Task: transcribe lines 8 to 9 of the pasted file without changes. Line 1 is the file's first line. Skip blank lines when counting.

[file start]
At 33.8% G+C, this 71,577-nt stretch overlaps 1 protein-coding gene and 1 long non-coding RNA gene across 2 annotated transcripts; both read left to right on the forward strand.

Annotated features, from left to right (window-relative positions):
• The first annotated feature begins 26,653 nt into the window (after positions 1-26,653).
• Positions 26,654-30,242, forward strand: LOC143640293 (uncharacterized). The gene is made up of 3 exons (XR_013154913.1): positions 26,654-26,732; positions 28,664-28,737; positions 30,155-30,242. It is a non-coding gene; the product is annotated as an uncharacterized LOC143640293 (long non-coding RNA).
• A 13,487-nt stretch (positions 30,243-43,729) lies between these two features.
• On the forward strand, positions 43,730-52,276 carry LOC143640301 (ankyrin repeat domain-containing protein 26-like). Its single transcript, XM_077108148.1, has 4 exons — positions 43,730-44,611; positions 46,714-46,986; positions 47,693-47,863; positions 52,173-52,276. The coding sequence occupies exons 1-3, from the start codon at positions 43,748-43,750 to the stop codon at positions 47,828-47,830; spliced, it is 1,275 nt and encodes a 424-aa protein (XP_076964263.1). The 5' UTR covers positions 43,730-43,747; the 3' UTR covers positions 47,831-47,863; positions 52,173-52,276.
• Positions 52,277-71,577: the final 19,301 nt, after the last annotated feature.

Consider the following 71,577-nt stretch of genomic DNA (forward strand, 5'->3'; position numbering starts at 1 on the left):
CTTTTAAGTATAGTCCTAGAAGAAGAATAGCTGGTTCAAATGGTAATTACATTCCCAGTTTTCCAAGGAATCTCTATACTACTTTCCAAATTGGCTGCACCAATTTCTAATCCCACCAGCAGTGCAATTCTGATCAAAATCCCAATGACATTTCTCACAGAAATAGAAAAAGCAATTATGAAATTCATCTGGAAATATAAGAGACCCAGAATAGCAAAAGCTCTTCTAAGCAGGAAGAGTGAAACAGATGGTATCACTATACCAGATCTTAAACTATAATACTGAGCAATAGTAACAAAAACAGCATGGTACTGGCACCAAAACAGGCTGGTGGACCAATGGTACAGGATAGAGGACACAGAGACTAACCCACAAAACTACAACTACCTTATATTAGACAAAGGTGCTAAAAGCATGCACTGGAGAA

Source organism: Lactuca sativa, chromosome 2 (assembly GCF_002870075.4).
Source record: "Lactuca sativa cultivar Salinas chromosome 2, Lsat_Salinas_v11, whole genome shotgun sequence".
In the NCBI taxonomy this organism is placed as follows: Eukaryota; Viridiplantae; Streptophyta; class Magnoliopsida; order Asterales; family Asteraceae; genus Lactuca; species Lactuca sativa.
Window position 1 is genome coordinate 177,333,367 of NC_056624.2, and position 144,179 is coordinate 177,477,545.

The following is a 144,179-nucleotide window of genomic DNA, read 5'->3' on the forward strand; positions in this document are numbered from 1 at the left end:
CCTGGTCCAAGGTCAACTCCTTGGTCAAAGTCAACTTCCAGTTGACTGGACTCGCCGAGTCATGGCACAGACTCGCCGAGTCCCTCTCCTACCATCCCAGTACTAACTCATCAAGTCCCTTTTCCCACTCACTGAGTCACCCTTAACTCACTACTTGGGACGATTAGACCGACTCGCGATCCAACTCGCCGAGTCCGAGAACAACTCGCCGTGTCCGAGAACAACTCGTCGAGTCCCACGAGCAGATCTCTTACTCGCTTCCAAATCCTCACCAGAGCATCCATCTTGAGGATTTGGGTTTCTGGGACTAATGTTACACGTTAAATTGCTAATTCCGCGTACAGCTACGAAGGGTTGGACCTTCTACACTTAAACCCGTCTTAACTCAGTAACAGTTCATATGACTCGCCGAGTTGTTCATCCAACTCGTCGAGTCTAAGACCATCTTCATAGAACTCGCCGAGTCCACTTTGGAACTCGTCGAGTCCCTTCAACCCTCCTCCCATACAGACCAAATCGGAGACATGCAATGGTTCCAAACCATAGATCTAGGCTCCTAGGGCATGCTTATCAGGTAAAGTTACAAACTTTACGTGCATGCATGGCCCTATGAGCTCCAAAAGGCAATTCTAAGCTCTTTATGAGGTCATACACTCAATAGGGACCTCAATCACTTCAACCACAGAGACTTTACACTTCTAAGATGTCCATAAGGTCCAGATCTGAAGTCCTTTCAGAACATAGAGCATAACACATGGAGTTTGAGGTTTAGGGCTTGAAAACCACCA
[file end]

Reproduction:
Consider the following 71,577-nt stretch of genomic DNA (forward strand, 5'->3'; position numbering starts at 1 on the left):
CTTTTAAGTATAGTCCTAGAAGAAGAATAGCTGGTTCAAATGGTAATTACATTCCCAGTTTTCCAAGGAATCTCTATACTACTTTCCAAATTGGCTGCACCAATTTCTAATCCCACCAGCAGTGCAATTCTGATCAAAATCCCAATGACATTTCTCACAGAAATAGAAAAAGCAATTATGAAATTCATCTGGAAATATAAGAGACCCAGAATAGCAAAAGCTCTTCTAAGCAGGAAGAGTGAAACAGATGGTATCACTATACCAGATCTTAAACTATAATACTGAGCAATAGTAACAAAAACAGCATGGTACTGGCACCAAAACAGGCTGGTGGACCAATGGTACAGGATAGAGGACACAGAGACTAACCCACAAAACTACAACTACCTTATATTAGACAAAGGTGCTAAAAGCATGCACTGGAGAA